“Yes, sir, you are the Captain, sir, but that’s one order I won't take. Don’t force me to file an official complaint.”

Spock stopped walking. Sealed orders would not explain that. Any of this, taken separately, might not be considered unusual, or unexplainable. But all of it, especially this last… Jim Kirk had never, would never use his rank to force sexual favors from a crewmember. The Captain was either deliberately reacting contrary to his normal behavioral patterns, or the man who stood with a Starfleet ensign backed against his quarters’ door was not James Tiberius Kirk.

The cryptic scribbling on the artifacts discovered on Shas had been deciphered, and Spock suddenly recalled that the Captain had opened one of the many boxes found. The scroll that contained the key to the hieroglyphics had also contained a terse warning of an ancient evil, a caution against ‘those who seem what they are not’ and against ‘unguarded release from sealed places.’ Logic said to ignore cultural superstitions, but experience, like that on the Indiian planet of Triacus, dictated otherwise. He had learned, too often the hard way, that such warnings were best heeded. Nothing else brought from Shas had been tampered with. But the Captain had not known of the warning. Indeed, at the time, no one had. Was it possible? Yes, anything was possible. But probable?

Spock glanced again at the captain’s quarters as Kirk watched Ensign Ryan hurry away. There was a cold, scheming expression on his face that Spock had only seen twice before. Once, it was on the face of Jim Kirk’s ‘evil’ half; the other… had not been Jim Kirk. He remembered the incredible situation of Janice Lester using the body she had always wanted to possess and had found a way to steal. Spock had not been able to prove his conclusion then. Only the woman’s own madness and the bravery of the junior crewmembers had saved him and Dr. McCoy and Mr. Scott from execution. And then, he had had Jim Kirk, albeit in Lester’s body, to help him. If this was not Jim, where was he?

An hour later, on the Bridge, the Captain turned casually to his First Officer. “Miss Valley and Mrs. Majiir are performing a little later on, Spock,” he said. “It would be pleasant if you’d join them. The crew so seldom gets to hear you play.” The words were said amiably, but Spock’s eyes flickered in deep surprise. The Captain had never made such a request before. For him to intrude on the Vulcan’s privacy was unthinkable. It was time for a conclusive test.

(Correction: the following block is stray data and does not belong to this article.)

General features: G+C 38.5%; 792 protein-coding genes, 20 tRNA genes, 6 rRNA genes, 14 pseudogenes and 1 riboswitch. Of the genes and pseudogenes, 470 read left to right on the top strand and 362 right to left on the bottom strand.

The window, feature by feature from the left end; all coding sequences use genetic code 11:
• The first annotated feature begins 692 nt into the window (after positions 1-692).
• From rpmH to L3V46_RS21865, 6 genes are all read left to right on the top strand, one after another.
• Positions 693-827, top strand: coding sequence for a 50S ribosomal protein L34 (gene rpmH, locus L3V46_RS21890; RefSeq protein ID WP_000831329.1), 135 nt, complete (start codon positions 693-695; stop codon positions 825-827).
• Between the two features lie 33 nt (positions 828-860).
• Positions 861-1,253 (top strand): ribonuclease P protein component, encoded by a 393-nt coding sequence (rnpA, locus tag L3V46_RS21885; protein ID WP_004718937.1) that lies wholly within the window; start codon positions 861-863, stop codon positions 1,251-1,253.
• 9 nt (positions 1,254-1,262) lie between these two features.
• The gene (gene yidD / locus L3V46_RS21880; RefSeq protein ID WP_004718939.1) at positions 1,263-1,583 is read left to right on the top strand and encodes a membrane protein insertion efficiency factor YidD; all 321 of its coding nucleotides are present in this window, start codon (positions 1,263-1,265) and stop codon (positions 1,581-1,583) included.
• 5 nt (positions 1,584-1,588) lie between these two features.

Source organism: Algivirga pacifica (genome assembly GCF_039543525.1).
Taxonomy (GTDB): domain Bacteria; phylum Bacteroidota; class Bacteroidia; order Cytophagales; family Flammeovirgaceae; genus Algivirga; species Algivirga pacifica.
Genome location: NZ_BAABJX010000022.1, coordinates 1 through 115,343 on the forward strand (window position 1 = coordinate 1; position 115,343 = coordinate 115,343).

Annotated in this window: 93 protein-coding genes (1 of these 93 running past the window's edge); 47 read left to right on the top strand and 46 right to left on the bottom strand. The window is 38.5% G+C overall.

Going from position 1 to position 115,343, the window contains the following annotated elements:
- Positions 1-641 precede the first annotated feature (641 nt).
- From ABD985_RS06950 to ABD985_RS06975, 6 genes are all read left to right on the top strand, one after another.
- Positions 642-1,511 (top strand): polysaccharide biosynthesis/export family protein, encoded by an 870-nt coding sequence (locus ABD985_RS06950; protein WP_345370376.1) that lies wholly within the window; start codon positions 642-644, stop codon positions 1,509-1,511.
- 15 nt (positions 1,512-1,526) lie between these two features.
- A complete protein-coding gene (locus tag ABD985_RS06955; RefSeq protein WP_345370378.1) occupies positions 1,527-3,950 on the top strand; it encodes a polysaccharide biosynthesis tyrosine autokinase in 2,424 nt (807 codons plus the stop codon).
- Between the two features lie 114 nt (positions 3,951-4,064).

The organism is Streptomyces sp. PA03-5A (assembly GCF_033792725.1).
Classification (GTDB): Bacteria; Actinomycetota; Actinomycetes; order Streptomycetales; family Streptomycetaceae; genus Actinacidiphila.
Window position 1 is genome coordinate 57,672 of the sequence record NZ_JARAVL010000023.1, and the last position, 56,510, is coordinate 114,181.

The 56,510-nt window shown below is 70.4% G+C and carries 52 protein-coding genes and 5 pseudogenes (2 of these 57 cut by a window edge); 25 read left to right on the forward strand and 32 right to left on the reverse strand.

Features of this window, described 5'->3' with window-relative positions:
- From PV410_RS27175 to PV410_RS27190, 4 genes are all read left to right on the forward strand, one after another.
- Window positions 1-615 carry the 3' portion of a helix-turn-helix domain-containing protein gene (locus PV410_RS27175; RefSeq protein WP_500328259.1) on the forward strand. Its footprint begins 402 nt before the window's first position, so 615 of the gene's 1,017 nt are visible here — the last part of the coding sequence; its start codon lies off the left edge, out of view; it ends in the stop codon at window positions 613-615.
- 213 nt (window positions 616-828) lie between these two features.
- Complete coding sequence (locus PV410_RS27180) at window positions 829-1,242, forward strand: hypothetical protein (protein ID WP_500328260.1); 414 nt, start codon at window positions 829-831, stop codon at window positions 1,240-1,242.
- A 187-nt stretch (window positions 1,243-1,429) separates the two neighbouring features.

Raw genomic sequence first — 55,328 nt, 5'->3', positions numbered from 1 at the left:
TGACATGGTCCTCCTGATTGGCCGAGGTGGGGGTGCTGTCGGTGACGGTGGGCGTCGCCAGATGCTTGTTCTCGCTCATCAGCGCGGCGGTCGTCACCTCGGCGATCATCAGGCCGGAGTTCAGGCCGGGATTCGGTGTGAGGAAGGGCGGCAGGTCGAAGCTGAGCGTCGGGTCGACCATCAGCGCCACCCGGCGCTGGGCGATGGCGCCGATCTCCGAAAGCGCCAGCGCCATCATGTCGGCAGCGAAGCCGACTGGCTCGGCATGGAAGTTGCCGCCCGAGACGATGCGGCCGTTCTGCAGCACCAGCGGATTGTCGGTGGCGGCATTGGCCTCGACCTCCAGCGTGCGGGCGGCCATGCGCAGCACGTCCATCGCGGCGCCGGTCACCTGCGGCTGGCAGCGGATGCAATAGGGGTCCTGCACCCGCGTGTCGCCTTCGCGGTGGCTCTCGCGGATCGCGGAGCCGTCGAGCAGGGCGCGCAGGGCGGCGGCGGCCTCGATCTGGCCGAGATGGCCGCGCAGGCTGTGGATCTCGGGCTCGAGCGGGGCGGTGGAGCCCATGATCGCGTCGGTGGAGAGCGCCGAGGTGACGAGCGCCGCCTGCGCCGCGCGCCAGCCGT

“I think not,” Spock said, “but perhaps you would care for a game of chess after the watch, Jim.”

The Captain smiled. “No, I don’t think so, Spock. Thanks anyway.”

The Vulcan mask settled over Spock’s features, hiding the alarm. Never, in the more than seven years Spock had served under him, had Jim Kirk failed to react strongly to Spock’s usage of his given name. To smile, to remain totally natural, was completely uncharacteristic. Coupled with all the other anomalies Spock had noted, there was only one conclusion that could be drawn. Whoever this man was, it was not James T. Kirk.

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Inside Kirk’s head, a voice exploded with relief. He knows, he got it, Spock, thank god!

Got it? Got what? You haven’t been trying to tell our extremely perceptive First Officer something I would rather he not know, have you? Ah yes, you have. You’ve presented me with a problem. How to stop Mr. Spock.

You can’t! Jim crowed. Once he’s on to something, he’s relentless and unshakable! I’ll beat you yet!

Something will have to be done, redirect his attention to matters of greater importance.

You can’t start the Haven war, and the only thing greater than Spock’s loyalty is his concern for his duty.

Or his concern for self-preservation.

You can’t do anything to harm him, Jim thought smugly. You’d expose yourself.

That is true enough, but there are certain things a captain can do through the ship’s computers that can, if he’s clever enough, never be discovered.

Spock knows now. He’ll be watching you every second. And he’ll look for any changes in his cabin or ship’s functions, or food or…

Food. Thank you, Captain.

He’ll notice any foreign substance. He’ll search through the computer logs and find the coding. He’ll take his suspicions to Starfleet and get an order to release the classification. You can’t do anything to him!

He won’t notice if its effect is pleasant at first, not till it ceases to be pleasant. And by then, it will be much too late.

Captain Kirk got up out of the con and, nodding to Spock, left the Bridge. Once inside his quarters, he spoke to the computer, classifying his words under his voice print, code one, and captain’s priority. Calmly, he dictated his instructions, and inside his head, Jim screamed and cursed and wept.

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Go to Part Two